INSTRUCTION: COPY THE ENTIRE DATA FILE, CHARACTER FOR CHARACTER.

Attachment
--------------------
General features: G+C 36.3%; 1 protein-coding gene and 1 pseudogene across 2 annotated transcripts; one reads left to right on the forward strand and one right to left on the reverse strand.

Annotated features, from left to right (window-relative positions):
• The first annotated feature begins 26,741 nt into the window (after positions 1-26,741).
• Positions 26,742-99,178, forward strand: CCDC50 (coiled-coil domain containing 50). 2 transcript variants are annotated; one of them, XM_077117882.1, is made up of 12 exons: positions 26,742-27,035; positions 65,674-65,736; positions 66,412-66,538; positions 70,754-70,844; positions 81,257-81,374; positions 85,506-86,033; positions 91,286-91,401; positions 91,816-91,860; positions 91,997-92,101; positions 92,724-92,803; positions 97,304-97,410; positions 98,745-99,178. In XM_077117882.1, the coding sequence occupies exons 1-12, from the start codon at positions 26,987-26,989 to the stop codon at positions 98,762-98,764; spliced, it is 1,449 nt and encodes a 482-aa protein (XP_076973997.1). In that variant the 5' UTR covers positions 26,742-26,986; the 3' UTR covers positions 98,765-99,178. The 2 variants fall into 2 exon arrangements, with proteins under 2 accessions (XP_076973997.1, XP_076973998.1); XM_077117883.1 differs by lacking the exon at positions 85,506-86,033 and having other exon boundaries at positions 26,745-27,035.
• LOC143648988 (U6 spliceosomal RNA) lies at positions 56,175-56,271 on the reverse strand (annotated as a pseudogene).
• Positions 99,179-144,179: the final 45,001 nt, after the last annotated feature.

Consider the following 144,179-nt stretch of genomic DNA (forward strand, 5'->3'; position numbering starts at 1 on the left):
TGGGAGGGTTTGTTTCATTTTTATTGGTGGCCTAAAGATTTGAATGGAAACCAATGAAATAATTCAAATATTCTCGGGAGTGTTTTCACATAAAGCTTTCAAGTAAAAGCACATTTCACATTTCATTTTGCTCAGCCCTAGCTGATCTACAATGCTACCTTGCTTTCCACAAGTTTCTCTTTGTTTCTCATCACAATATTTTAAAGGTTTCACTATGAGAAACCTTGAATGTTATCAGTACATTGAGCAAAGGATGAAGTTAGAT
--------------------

General features: G+C 36.3%; 1 protein-coding gene and 1 pseudogene across 2 annotated transcripts; one reads left to right on the forward strand and one right to left on the reverse strand.

Annotated features, from left to right (window-relative positions):
• The first annotated feature begins 26,741 nt into the window (after positions 1-26,741).
• Positions 26,742-99,178, forward strand: CCDC50 (coiled-coil domain containing 50). 2 transcript variants are annotated; one of them, XM_077117882.1, is made up of 12 exons: positions 26,742-27,035; positions 65,674-65,736; positions 66,412-66,538; positions 70,754-70,844; positions 81,257-81,374; positions 85,506-86,033; positions 91,286-91,401; positions 91,816-91,860; positions 91,997-92,101; positions 92,724-92,803; positions 97,304-97,410; positions 98,745-99,178. In XM_077117882.1, the coding sequence occupies exons 1-12, from the start codon at positions 26,987-26,989 to the stop codon at positions 98,762-98,764; spliced, it is 1,449 nt and encodes a 482-aa protein (XP_076973997.1). In that variant the 5' UTR covers positions 26,742-26,986; the 3' UTR covers positions 98,765-99,178. The 2 variants fall into 2 exon arrangements, with proteins under 2 accessions (XP_076973997.1, XP_076973998.1); XM_077117883.1 differs by lacking the exon at positions 85,506-86,033 and having other exon boundaries at positions 26,745-27,035.
• LOC143648988 (U6 spliceosomal RNA) lies at positions 56,175-56,271 on the reverse strand (annotated as a pseudogene).
• Positions 99,179-144,179: the final 45,001 nt, after the last annotated feature.

Consider the following 144,179-nt stretch of genomic DNA (forward strand, 5'->3'; position numbering starts at 1 on the left):
TGGGAGGGTTTGTTTCATTTTTATTGGTGGCCTAAAGATTTGAATGGAAACCAATGAAATAATTCAAATATTCTCGGGAGTGTTTTCACATAAAGCTTTCAAGTAAAAGCACATTTCACATTTCATTTTGCTCAGCCCTAGCTGATCTACAATGCTACCTTGCTTTCCACAAGTTTCTCTTTGTTTCTCATCACAATATTTTAAAGGTTTCACTATGAGAAACCTTGAATGTTATCAGTACATTGAGCAAAGGATGAAGTTAGAT